"I do write, I think, from the eye": The peculiar aesthetic of Elizabeth Bowen
Hirst, D. 2021. "I do write, I think, from the eye": The peculiar aesthetic of Elizabeth Bowen . PhD Thesis Canterbury Christ Church University School of Humanities and Educational Studies
|Qualification name||Doctor of Philosophy|
The style of the novelist Elizabeth Bowen is often found perplexing. As a schoolgirl and young woman she had aspired in turn to be an architect, a visual artist or a poet, and by viewing her fiction from those perspectives I attempt to unravel some of the complexities of that style. In each of her ten novels, she adapts the techniques of the visual artist and the draughtsman, drawing on an eclectic and evolving range of genres. Both place and atmosphere are of primary concern to her, as is the light which she uses to illuminate the setting, something she derives from Impressionism and Post-Impressionism. The principal techniques adapted from genres dealing with perspective and fragmentation (Cubism, Collage, Futurism and Surrealism) are a form of literary collage and a fracturing of her syntax, which I term dyslocution. Within her syntax rhythm, half-rhyme, assonance and alliteration are among poetic techniques to be found: thus she creates a form of poetry.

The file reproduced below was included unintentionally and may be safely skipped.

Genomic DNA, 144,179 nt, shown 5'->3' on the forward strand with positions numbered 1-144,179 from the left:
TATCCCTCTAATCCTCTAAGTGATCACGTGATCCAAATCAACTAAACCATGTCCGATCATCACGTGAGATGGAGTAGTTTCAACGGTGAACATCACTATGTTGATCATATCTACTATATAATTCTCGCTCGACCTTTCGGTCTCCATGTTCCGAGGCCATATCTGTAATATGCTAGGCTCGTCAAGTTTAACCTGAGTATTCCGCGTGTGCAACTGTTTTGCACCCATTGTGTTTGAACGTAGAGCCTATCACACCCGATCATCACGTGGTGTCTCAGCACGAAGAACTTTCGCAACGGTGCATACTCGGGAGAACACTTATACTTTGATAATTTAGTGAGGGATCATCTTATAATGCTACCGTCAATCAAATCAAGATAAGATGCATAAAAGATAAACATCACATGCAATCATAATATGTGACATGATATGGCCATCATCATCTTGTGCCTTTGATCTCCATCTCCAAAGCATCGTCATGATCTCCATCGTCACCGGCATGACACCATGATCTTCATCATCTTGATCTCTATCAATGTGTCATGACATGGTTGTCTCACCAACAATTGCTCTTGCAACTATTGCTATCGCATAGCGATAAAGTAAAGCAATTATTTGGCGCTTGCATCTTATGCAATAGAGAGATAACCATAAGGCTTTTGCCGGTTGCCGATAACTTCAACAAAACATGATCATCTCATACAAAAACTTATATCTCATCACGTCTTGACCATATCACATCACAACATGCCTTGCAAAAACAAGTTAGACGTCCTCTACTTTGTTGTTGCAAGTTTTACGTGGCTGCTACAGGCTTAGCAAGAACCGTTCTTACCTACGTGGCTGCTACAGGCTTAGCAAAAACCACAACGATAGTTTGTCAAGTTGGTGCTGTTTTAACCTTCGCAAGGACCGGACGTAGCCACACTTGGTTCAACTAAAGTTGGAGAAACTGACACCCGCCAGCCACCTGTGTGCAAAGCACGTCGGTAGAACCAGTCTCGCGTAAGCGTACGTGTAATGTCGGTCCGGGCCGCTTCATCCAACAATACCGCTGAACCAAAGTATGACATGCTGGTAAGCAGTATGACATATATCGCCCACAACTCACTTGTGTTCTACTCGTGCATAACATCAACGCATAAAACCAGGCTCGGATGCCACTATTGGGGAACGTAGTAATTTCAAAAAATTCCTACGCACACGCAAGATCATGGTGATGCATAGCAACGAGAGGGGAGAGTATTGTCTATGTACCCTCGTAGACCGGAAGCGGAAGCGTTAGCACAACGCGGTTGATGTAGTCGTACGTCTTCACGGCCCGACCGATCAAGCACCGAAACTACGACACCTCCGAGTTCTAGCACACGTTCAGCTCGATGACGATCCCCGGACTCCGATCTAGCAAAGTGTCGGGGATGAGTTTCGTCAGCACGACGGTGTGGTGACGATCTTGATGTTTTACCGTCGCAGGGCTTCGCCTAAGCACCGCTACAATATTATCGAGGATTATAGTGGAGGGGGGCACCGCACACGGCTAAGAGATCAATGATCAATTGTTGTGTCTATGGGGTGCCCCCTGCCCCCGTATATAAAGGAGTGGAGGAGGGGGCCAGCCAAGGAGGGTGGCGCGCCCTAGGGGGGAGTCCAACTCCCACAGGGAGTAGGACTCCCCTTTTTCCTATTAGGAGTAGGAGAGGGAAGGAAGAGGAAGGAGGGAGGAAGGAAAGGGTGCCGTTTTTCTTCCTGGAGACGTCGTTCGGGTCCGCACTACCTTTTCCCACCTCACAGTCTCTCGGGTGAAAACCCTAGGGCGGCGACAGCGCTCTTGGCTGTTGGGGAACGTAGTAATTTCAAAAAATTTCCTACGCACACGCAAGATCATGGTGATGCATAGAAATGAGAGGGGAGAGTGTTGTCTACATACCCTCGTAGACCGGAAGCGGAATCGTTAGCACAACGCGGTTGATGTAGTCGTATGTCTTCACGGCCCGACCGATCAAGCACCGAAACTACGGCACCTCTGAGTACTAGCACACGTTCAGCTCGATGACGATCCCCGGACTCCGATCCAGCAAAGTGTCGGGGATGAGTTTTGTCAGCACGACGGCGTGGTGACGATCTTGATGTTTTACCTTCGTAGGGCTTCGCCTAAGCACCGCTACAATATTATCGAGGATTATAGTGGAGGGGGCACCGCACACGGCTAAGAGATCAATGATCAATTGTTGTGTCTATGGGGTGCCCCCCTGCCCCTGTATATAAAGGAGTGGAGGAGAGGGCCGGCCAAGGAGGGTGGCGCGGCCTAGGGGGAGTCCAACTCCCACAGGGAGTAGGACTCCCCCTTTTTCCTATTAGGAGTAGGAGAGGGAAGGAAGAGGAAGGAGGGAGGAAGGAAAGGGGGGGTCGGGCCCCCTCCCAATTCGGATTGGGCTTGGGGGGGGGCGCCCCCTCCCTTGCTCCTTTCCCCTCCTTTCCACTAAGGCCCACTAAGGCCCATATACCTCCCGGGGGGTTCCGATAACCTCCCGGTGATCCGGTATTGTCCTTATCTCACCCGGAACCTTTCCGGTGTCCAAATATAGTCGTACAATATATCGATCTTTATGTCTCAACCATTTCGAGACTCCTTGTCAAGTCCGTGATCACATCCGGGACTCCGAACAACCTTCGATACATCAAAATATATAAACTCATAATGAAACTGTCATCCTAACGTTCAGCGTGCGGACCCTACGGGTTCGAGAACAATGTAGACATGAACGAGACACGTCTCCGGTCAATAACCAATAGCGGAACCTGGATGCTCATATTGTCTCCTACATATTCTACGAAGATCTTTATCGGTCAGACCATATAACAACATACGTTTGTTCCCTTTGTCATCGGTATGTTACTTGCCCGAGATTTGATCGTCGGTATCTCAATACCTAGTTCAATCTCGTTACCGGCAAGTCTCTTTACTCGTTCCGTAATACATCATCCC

Her literary collage, sometimes amounting to palimpsest, is arrived at by ‘pasting’ into her text literary references from various English, Irish and French writers of the nineteenth and twentieth centuries. This is often done in a playful way, resembling a game of literary ‘Hunt the Thimble’: the reader who discovers ‘thimbles’ will find that they enhance the text. Through her collage she seeks to pay tribute to her predecessors, something of increasing importance as she grows older.
Bowen depicts the human condition, in particular the feminine condition, with the forensic, yet compassionate, detachment of a surgeon. Lurking behind the fractured syntax there is always an awareness of the desire of her characters to fall into a pattern: they find themselves in predicaments, puzzles which they attempt to solve from disparate pieces, but they are often thwarted or left in liminal situations.
|Keywords||Elizabeth Bowen; Female novelists; Women writers; English writers; Irish writers|
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|Deposited||24 Jun 2022|
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